Written by Chad Derdowski
I was tempted to start this review by talking about how the filmmakers had an uphill climb when rebooting Hellboy, as it would inevitably be compared to the previous films and Guillermo del Toro’s singular vision. In fact, I was four paragraphs deep into an explanation of how this interpretation of the world Mike Mignola created was as unique and separate from its predecessors as the two men who portrayed the title character. I even made a comparison to Hamlet, as David Harbour does in the behind-the-scenes features included in the extras on the Blu-ray release. After all, there have been many different productions of Hamlet over the years and a countless number of interpretations. We don’t compare them, do we? We accept each one as it’s own thing and judge it by its own merits. And even though I had a pretty decent joke lined up about my wife insisting that it was Ron Perlman on the cover of the Blu-ray package, I have decided to forgo any analogy, contrast, or connection and simply review the film on its own merits, as it should be.
(But for those of you interested, I’m pretty much positive that I’ll do all that other stuff at some point by the end of the review anyway, so just keep reading.)
Okay, I’m gonna throw some ideas at you here: 1970s vans with wizards, half-naked barbarian ladies and dragons airbrushed on them, Gwar, Basil Wolverton’s Mad Magazine illustrations, Rob Zombie, lucha libre, Yngwie Malmsteen, and Bernie Wrightson. Do you see where I’m going with this? If you can’t somehow marry these visions, maybe you shouldn’t even bother watching the new Hellboy – it’s probably not for you. However, you may find solace surfing the web while your friends or significant other watch the movie, occasionally looking up at the screen to comment on how fake that CGI blood looks or how “now they’re just being gross for the sake of being gross.” And you’d be right on both counts.
But if you can imagine putting all of those strange and disparate pieces together to somehow form an uneven but cohesive unit, you may want to pack up the bong and sit down for an evening with Hellboy, a film that features piles of skulls, shotguns loaded with angel bones, lots of pentagrams, severed goat heads, and copious amounts of spattered blood and gristle. It’s a movie that owes as much to Sam Raimi or Johnny Ryan’s Prison Pit comics as it does to Eastern European folklore and all the while totally feels 100% like the kind of movie that Milla Jovovich would star in.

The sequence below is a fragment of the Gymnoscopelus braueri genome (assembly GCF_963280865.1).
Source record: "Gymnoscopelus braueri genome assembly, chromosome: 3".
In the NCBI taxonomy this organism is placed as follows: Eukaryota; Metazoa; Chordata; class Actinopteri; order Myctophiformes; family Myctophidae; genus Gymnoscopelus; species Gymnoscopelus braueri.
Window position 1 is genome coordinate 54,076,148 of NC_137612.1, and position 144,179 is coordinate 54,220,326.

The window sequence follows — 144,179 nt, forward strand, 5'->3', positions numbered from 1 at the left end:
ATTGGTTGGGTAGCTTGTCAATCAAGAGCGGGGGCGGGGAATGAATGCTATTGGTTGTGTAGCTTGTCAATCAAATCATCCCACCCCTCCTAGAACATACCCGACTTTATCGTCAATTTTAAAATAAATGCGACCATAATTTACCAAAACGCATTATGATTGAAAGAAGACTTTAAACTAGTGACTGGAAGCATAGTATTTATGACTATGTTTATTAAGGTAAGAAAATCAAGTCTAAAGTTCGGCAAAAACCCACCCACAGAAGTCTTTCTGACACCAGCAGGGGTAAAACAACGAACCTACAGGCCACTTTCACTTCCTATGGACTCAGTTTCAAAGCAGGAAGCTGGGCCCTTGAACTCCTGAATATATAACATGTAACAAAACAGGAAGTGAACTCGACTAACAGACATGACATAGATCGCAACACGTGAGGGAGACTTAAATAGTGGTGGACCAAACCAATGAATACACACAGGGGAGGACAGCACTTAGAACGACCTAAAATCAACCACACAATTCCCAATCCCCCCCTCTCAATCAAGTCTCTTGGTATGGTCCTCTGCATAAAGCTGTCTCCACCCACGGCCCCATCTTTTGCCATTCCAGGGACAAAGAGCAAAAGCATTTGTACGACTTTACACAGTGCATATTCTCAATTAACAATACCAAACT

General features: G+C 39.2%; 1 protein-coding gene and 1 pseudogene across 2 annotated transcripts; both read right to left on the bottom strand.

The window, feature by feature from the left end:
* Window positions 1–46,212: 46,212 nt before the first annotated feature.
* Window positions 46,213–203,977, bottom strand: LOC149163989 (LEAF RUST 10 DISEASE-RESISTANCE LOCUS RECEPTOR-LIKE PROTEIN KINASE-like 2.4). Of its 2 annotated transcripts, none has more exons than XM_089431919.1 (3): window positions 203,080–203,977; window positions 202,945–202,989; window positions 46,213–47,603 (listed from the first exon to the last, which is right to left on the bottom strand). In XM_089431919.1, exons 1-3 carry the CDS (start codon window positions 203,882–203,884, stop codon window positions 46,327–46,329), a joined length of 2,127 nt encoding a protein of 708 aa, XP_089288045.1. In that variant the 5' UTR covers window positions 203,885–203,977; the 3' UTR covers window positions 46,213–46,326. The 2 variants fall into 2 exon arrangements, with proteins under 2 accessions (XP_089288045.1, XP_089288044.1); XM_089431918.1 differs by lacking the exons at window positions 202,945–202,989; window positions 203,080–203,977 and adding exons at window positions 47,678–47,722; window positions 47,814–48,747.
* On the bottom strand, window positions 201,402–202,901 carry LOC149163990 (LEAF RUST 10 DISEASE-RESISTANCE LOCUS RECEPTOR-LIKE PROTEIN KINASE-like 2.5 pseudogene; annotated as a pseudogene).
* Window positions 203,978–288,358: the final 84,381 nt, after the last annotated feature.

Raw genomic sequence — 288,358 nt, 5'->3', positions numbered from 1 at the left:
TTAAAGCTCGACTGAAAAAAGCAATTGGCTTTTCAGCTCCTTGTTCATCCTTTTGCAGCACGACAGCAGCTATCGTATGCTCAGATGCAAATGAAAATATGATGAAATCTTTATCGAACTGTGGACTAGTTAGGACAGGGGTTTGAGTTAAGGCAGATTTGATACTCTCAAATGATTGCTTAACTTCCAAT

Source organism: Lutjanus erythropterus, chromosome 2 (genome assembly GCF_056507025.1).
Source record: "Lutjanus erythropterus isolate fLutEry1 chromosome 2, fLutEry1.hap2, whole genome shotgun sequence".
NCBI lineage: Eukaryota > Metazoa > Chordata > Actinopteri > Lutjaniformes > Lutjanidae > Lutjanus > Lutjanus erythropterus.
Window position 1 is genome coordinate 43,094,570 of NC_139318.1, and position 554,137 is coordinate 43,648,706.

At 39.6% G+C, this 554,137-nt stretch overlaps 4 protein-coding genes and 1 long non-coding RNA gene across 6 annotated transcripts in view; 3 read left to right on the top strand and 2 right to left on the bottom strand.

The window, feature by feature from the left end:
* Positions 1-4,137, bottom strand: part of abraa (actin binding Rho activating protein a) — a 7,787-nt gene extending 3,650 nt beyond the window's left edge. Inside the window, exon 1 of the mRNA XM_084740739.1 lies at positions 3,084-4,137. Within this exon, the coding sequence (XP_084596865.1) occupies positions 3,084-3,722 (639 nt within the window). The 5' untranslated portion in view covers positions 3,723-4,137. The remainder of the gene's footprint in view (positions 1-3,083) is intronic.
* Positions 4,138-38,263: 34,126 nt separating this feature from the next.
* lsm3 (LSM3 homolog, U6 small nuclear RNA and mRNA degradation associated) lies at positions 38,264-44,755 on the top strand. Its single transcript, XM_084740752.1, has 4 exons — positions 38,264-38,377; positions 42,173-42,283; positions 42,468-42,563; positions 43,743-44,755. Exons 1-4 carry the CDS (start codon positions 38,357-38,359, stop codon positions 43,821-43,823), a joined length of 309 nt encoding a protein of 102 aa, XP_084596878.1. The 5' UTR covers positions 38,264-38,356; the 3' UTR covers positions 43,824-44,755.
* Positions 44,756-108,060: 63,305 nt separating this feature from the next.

Probably because Milla Jovovich does star in this movie. But you know exactly what I mean and don’t pretend that you don’t. And Jovovich is pretty cool in this movie, throwing out lines like “We will baptize this world in blood” or “A demon sleeps inside you and I will awaken it!” with all the rage and fury you’d expect from a reincarnated witch who has spent the past few centuries with each of her severed limbs scattered across the globe, locked in enchanted boxes, and then sewn back together by a gaggle of gnarly-looking witches. At least, I think that was the deal; I won’t lie, folks. I might’ve missed a few important points because I was talking to my wife a little bit during this movie as she perused various social media apps on her phone, only pausing to occasionally throw out a comment about how fake the CGI looked or how it was just gross for the sake of being gross and for god’s sake, if they didn’t want us to compare it to the other movies, they shouldn’t have cast Ron Perlman. It’s not Ron Perlman; that’s just the way Hellboy looks!
But I digress. And while we’re on the topic of performances, can I mention that David Harbour knocks it out of the park? His Hellboy is totally likable and down to earth, with just the right touch of crass to ground the whole production and make this outlandish fantasy world feel real. Hellboy might be the offspring of a demon and a mortal woman, but he feels like the bastard child of John Goodman and Jack Burton. You’ll roll your eyes, but still follow him to Hell and back so you can crack open a beer on the couch when you’re done. And yes, there’s probably an old afghan draped over the couch.